Gadget product placement has a long and mostly hilarious history in music videos. Nicki Minaj briefly held the title of "Queen of Egregious, Nonsensical Placement" for having a Beats Pill literally float through the air in her "Pills and Potions" video, but Hilary Duff's latest, "All About You," may just be the new winner.
The video opens in a diner that Hilary Duff would probably never set foot in, at least not since she got that Lizzie McGuire syndication money. She picks up her phone to creepshot the cute boy in the booth next to her, and does it with... her Amazon Fire Phone. (Apparently Hilary was one of the small, exclusive club of Fire Phone buyers.) Later, she's in a dance studio showing her friends pictures of said boy — and presumably extolling the virtues of Dynamic Perspective. "Look how cute he is!" she seems to be saying, as she flicks her phone in her hand. "And look how quickly I can get to the share menu — I don't even have to use my hands!"
Duff and her Fire Phone travel all over, dancing under bridges and taking pictures and twirling bandanas and flipping her phone to reveal hidden menus. All the while, they look for Hilary's Manderella, their only clue being a record he left behind. It's a terrible song, sort of a sweet music video, and at least a better Amazon commercial than the one with the kids talking about how they use Prime all the time.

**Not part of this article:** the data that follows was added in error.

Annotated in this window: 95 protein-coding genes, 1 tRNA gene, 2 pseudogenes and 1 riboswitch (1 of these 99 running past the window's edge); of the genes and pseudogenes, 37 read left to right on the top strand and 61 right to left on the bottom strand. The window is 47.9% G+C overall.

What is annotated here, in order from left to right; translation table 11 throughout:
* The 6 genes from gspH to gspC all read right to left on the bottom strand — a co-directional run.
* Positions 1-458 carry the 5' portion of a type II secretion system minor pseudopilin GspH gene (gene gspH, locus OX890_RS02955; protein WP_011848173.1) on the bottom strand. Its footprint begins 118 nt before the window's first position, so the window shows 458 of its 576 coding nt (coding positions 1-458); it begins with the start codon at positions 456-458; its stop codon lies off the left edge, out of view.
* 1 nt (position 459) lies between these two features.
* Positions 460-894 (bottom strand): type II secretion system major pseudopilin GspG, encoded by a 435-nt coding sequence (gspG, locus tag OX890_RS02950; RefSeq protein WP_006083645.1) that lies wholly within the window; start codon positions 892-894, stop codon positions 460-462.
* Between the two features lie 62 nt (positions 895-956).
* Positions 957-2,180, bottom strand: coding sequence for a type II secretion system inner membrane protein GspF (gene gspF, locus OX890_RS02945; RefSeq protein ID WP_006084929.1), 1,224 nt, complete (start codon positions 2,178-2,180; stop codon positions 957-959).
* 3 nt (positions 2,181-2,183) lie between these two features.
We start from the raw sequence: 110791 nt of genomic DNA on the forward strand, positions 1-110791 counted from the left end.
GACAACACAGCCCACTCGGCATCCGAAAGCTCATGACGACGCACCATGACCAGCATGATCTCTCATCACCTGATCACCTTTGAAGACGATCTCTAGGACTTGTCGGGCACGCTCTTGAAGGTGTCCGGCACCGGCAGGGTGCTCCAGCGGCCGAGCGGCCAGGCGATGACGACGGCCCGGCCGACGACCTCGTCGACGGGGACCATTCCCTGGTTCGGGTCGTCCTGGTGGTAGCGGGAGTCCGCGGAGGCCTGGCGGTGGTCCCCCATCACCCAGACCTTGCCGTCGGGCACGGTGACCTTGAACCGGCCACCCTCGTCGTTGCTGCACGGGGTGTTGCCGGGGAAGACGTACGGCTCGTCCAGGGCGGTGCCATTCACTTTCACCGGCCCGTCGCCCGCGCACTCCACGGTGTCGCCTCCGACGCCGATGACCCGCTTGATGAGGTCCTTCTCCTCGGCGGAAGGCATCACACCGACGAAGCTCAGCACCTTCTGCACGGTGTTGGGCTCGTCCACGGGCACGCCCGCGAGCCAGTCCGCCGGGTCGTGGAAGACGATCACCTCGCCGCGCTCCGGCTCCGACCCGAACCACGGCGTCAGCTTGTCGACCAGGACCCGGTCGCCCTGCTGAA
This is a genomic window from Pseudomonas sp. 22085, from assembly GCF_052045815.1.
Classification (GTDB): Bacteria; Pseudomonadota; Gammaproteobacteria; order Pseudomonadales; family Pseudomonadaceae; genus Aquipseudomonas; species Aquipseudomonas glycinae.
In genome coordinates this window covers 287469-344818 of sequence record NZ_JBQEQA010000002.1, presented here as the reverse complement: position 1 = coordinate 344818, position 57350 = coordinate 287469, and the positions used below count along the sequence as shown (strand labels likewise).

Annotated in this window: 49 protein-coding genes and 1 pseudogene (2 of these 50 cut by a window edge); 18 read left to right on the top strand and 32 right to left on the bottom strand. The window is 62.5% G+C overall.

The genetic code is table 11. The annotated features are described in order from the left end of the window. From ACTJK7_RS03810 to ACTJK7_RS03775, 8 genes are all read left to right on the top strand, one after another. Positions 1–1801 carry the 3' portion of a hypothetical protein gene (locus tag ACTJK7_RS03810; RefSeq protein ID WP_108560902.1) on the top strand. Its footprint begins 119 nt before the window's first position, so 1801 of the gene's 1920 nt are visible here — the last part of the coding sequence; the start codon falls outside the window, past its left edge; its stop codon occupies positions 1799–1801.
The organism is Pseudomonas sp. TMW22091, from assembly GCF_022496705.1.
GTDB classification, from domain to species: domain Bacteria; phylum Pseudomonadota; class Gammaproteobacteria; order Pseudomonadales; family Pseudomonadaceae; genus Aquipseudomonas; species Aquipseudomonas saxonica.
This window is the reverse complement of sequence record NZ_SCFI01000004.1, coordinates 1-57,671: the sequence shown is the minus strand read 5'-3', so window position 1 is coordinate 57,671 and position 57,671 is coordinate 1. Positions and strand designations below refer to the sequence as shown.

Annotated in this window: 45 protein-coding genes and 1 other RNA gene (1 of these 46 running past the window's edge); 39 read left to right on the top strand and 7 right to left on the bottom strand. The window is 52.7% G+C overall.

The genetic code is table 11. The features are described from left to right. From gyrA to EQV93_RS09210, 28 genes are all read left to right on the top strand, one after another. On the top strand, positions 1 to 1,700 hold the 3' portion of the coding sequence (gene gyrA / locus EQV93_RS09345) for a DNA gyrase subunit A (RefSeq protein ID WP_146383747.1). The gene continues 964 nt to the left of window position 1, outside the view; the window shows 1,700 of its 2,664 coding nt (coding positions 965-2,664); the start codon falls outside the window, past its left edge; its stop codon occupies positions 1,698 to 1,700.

Really, though, if Amazon and Hilary Duff were going to go all-in on product placement this way, they missed some opportunities. Like, why didn't she just use Firefly to figure out what the record was? She could've found the guy way faster, and totally impressed him with her musical knowledge too. And why didn't she use that cool 3D Maps view to find the party? And when all else fails, she should have just used MayDay. MayDay is great.
As we all stop watching TV and keep turning on YouTube, this kind of thing is the new normal: product placement won the battle. And lest you blame Hilary Duff, know that this is far from new. And if anything, it's really the Beats Pill's fault.